process and the job she accepted with CVS and it confirms some of what JP has been hearing about hours, etc. She was hired in by CVS on a 30 hour/week base and was asked if she needed medical or could stay on her parents until she was 26. She didn’t share whether she took CVS medical or not but they did ask. That would be a reason to hire the youngsters, right? She also will be required to float indefinitely.
Another student stopped by that works park-time for us and is also ready to graduate. He was hired by Walgreens to work in South Bend, and he initially agreed to do that. Then he had a change of heart about going there and turned down that position, (unbelievable, right?) and asked for a position in Louisville. I thought that was interesting since Steve has been posting about Wags openings in L-ville. He has not been called or offered. We currently have 2 other students that I am not involved with but know, for a total of 6. Frankly, out of the 6, only one is any good and he’s not that good. Not sure what this all means long-term, but if the talent is this poor coming from a good school like Purdue, what are the others like? The students were also talking about Manchester College’s first graduating class in 2016. (the new pharmacy school in Indiana) Butler and Purdue are currently having a lot of trouble getting preceptors for their students, the Purdue kids think Manchester students will have placement problems. Maybe we’ll get paid now. Looks like more problems for the kids.Just wanted to verify some of the rumors.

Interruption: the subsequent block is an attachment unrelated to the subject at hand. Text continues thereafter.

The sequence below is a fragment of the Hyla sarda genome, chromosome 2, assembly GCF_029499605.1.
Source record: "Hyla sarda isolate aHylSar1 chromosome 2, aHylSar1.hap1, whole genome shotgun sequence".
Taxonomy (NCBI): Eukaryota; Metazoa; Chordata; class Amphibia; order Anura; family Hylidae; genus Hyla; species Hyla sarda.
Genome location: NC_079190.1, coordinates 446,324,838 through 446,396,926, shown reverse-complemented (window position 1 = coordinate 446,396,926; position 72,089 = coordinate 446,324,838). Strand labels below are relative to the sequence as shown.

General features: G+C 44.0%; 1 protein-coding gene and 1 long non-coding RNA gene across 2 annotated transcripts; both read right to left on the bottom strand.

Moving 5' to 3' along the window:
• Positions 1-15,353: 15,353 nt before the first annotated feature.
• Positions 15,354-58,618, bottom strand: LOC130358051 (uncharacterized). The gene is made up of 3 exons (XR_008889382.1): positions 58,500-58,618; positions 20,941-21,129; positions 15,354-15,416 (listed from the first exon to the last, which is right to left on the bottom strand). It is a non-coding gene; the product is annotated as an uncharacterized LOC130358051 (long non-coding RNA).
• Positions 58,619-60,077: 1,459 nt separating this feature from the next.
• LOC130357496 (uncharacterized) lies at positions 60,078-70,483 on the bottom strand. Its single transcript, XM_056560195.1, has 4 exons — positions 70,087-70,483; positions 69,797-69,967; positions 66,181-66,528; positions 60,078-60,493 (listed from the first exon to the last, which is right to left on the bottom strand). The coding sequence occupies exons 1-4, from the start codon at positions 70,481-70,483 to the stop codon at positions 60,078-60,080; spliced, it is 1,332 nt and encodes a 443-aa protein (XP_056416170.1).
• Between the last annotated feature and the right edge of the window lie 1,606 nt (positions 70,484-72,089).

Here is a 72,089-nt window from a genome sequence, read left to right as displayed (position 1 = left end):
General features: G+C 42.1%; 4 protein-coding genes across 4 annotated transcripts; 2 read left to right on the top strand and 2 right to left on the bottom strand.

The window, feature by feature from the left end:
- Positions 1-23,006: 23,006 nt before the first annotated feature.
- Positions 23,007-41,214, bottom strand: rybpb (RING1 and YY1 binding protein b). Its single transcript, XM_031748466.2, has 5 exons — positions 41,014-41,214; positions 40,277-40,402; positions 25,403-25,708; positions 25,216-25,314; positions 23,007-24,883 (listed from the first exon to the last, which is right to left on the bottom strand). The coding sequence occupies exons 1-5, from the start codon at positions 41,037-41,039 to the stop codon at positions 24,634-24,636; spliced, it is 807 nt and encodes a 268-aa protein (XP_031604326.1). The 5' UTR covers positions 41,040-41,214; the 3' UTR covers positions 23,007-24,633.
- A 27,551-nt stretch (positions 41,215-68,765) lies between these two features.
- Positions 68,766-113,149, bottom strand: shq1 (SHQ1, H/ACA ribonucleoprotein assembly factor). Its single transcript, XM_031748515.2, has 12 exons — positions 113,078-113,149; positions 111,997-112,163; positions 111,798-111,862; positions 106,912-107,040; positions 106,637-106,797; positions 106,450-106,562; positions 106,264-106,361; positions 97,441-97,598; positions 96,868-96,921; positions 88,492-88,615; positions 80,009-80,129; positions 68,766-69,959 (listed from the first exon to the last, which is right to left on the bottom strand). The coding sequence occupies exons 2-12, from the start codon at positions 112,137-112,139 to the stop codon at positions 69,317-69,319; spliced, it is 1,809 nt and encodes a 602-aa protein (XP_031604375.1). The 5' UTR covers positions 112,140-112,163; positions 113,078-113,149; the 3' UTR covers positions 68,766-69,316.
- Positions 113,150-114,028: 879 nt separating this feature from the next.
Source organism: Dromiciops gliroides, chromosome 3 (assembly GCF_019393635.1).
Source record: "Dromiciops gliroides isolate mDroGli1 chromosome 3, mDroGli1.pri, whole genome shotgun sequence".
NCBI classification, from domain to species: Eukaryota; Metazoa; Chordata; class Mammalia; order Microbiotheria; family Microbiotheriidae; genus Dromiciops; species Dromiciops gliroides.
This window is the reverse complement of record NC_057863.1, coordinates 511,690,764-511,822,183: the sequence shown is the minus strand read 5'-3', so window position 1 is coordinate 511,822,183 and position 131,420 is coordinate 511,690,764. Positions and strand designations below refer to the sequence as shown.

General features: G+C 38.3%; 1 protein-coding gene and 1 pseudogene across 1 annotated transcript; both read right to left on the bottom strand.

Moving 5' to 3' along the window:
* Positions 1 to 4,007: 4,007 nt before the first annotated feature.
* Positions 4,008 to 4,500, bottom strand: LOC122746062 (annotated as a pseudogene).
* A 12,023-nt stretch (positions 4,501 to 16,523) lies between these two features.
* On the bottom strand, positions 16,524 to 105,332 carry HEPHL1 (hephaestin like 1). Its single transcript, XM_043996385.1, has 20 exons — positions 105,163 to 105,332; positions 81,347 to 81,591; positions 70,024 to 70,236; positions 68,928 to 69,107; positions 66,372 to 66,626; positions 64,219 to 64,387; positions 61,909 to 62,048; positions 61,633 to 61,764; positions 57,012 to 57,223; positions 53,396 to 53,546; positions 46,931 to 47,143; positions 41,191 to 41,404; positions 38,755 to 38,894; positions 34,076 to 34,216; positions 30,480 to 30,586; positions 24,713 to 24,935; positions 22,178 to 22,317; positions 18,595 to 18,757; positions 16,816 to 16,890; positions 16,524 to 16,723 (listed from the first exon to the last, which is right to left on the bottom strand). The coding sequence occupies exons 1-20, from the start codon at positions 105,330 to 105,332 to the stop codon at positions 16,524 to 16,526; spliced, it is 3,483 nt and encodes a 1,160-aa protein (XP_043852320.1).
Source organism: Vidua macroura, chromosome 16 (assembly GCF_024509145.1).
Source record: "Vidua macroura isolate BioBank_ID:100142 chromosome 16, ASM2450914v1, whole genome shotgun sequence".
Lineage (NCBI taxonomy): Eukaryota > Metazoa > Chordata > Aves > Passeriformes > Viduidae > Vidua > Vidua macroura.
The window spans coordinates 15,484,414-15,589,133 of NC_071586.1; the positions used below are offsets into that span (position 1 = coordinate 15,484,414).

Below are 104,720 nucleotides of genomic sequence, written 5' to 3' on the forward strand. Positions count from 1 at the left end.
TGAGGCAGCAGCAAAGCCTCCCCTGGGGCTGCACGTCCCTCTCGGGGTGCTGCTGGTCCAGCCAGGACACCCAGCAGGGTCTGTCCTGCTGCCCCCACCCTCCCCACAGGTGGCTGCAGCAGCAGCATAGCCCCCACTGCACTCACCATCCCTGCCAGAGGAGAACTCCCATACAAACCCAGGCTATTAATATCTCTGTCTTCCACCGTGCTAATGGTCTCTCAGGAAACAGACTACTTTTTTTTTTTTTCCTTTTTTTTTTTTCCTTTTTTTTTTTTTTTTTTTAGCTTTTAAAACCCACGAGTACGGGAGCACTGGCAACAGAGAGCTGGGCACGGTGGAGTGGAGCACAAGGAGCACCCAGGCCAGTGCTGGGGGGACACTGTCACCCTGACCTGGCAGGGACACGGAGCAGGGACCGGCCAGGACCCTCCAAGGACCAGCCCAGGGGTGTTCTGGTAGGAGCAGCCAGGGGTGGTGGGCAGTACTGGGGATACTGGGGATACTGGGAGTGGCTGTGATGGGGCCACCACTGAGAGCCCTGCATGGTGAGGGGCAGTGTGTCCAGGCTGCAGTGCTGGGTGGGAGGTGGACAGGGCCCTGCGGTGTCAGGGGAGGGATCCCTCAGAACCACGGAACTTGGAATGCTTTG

Peace out,

From Steve